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Signing up for summer camp: Is it deductible?

The first time I tried to sign my kids up for summer camp, I was surprised to learn that most of the camps that I was interested in were already full. When I complained to friends, I was met with blank stares. It was June. Of course, they were full.

Girls at summer camp

To get the best camps, I was told you have to start planning earlier — like January and February.

Planning for summer camp doesn’t just take time: It also requires a bit of budgeting. Summer camps aren’t cheap. Fortunately, when it comes to federal income taxes, some of the costs of summer camp may qualify for purposes of the child and dependent care credit.

How does it work?

To claim the credit, you must have qualifying expenses. Generally, that means that the expenses must be used for child and dependent care of a qualifying child while you work or look for work. If you don’t have any earned income from wages, salaries, tips, other taxable employee compensation or net earnings from self-employment for the year — and you’re not actively looking for work — you may not claim the credit. Similarly, if you have a spouse, your spouse needs to be working or looking for work.

While you may choose to send all of your children to camp, not all of them may count toward the credit. For income tax purposes, you can generally only claim the credit for your dependent child under the age of 13: Older children do not qualify. There are some narrow exceptions, such as children who might be disabled (ask your tax professional if you think your circumstances might fit an exception).

How much is it?

The amount of the credit is based on a percentage of work-related expenses and can be up to 35 percent of your expenses. Those expenses have to be paid to an actual child care provider who will be identified on your tax return by name, address and tax ID number. Be sure and get the tax ID number in advance if the credit is important to you: I’ve noticed that some summer camps, especially those affiliated with colleges and universities, are refusing to provide a tax ID number. Without that tax ID number, you may not claim the credit.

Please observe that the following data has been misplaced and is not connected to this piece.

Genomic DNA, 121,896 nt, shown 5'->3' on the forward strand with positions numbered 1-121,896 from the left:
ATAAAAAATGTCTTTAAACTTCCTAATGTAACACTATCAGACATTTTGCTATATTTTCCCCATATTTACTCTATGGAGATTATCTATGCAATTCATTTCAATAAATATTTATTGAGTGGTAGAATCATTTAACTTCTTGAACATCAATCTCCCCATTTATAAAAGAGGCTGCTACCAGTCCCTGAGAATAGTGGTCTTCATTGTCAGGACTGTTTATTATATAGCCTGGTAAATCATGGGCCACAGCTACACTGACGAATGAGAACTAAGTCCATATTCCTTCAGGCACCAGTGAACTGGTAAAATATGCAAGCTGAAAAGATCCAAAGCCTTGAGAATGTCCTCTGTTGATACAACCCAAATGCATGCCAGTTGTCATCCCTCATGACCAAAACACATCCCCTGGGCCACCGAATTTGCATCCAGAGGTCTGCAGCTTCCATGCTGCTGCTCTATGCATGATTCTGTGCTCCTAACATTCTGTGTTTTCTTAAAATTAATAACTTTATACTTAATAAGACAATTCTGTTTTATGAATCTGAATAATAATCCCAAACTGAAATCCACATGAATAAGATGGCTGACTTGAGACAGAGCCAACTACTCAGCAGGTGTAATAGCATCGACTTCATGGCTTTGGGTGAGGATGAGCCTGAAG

What about specialty camps?

Specialty camps may still qualify for the credit. That means that sending your daughter to lacrosse camp or your son to acting camp may be OK so long as you meet the other criteria and the main purpose of the camp is to provide child care while you’re working (or looking for work). However, the “extras” — the lacrosse sticks, mouth guards, food and other sundries — don’t count toward legitimate child care expenses.

And you’ve probably guessed as much but the credit applies to day camps only: Overnight camp doesn’t qualify. Since it’s a pretty tenuous argument that you’re working or looking for work for 24 hours a day, it doesn’t qualify as a work-related expense for purposes of the credit.

What are the limits?

All of those dollars add up. And when it comes to cost, we all want to pay a little less. It’s worth noting that there’s nothing in the Tax Code that requires you to choose the least expensive option. You don’t save more, though, by spending more. There’s a cap on the amount of expenses that you can claim to figure the credit: $3,000 for one child or $6,000 for two or more children.

To claim the credit, you’ll need to attach a federal form 2441 to your tax return. The tax return must be a federal form 1040, federal form 1040A or federal form 1040NR. You can’t file an “EZ” return; that means no federal forms 1040EZ or 1040NR-EZ.

Get more information about the child and dependent care credit >>

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The new tax picture in 2013
Claiming dependents on your taxes
Tax consequences of gifts to kids

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